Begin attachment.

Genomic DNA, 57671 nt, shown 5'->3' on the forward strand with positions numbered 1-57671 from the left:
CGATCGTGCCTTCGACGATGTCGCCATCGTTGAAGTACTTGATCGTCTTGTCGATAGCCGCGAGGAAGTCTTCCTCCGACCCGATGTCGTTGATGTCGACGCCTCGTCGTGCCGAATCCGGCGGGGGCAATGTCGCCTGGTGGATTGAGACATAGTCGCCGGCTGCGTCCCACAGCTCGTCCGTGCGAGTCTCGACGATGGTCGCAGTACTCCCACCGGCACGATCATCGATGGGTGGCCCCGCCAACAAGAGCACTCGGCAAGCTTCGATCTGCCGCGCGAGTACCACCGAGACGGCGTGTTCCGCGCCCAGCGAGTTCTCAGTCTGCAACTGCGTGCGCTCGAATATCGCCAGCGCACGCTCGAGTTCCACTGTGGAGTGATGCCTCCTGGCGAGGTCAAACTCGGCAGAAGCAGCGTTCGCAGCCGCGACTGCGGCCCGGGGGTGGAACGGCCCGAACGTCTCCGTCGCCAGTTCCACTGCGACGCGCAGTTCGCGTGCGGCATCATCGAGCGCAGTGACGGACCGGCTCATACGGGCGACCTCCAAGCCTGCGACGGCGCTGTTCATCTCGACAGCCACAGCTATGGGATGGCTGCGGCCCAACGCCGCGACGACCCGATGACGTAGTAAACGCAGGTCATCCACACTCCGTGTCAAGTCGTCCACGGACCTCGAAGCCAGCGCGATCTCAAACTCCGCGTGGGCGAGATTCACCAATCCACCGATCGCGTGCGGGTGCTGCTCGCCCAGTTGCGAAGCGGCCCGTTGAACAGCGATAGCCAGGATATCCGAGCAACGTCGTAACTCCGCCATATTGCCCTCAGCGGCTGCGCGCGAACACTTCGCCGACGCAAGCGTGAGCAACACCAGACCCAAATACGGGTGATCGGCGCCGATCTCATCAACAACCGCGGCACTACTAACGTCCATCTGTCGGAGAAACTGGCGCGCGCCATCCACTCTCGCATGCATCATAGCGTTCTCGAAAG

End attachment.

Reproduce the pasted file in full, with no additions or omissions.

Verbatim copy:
Genomic DNA, 57671 nt, shown 5'->3' on the forward strand with positions numbered 1-57671 from the left:
CGATCGTGCCTTCGACGATGTCGCCATCGTTGAAGTACTTGATCGTCTTGTCGATAGCCGCGAGGAAGTCTTCCTCCGACCCGATGTCGTTGATGTCGACGCCTCGTCGTGCCGAATCCGGCGGGGGCAATGTCGCCTGGTGGATTGAGACATAGTCGCCGGCTGCGTCCCACAGCTCGTCCGTGCGAGTCTCGACGATGGTCGCAGTACTCCCACCGGCACGATCATCGATGGGTGGCCCCGCCAACAAGAGCACTCGGCAAGCTTCGATCTGCCGCGCGAGTACCACCGAGACGGCGTGTTCCGCGCCCAGCGAGTTCTCAGTCTGCAACTGCGTGCGCTCGAATATCGCCAGCGCACGCTCGAGTTCCACTGTGGAGTGATGCCTCCTGGCGAGGTCAAACTCGGCAGAAGCAGCGTTCGCAGCCGCGACTGCGGCCCGGGGGTGGAACGGCCCGAACGTCTCCGTCGCCAGTTCCACTGCGACGCGCAGTTCGCGTGCGGCATCATCGAGCGCAGTGACGGACCGGCTCATACGGGCGACCTCCAAGCCTGCGACGGCGCTGTTCATCTCGACAGCCACAGCTATGGGATGGCTGCGGCCCAACGCCGCGACGACCCGATGACGTAGTAAACGCAGGTCATCCACACTCCGTGTCAAGTCGTCCACGGACCTCGAAGCCAGCGCGATCTCAAACTCCGCGTGGGCGAGATTCACCAATCCACCGATCGCGTGCGGGTGCTGCTCGCCCAGTTGCGAAGCGGCCCGTTGAACAGCGATAGCCAGGATATCCGAGCAACGTCGTAACTCCGCCATATTGCCCTCAGCGGCTGCGCGCGAACACTTCGCCGACGCAAGCGTGAGCAACACCAGACCCAAATACGGGTGATCGGCGCCGATCTCATCAACAACCGCGGCACTACTAACGTCCATCTGTCGGAGAAACTGGCGCGCGCCATCCACTCTCGCATGCATCATAGCGTTCTCGAAAG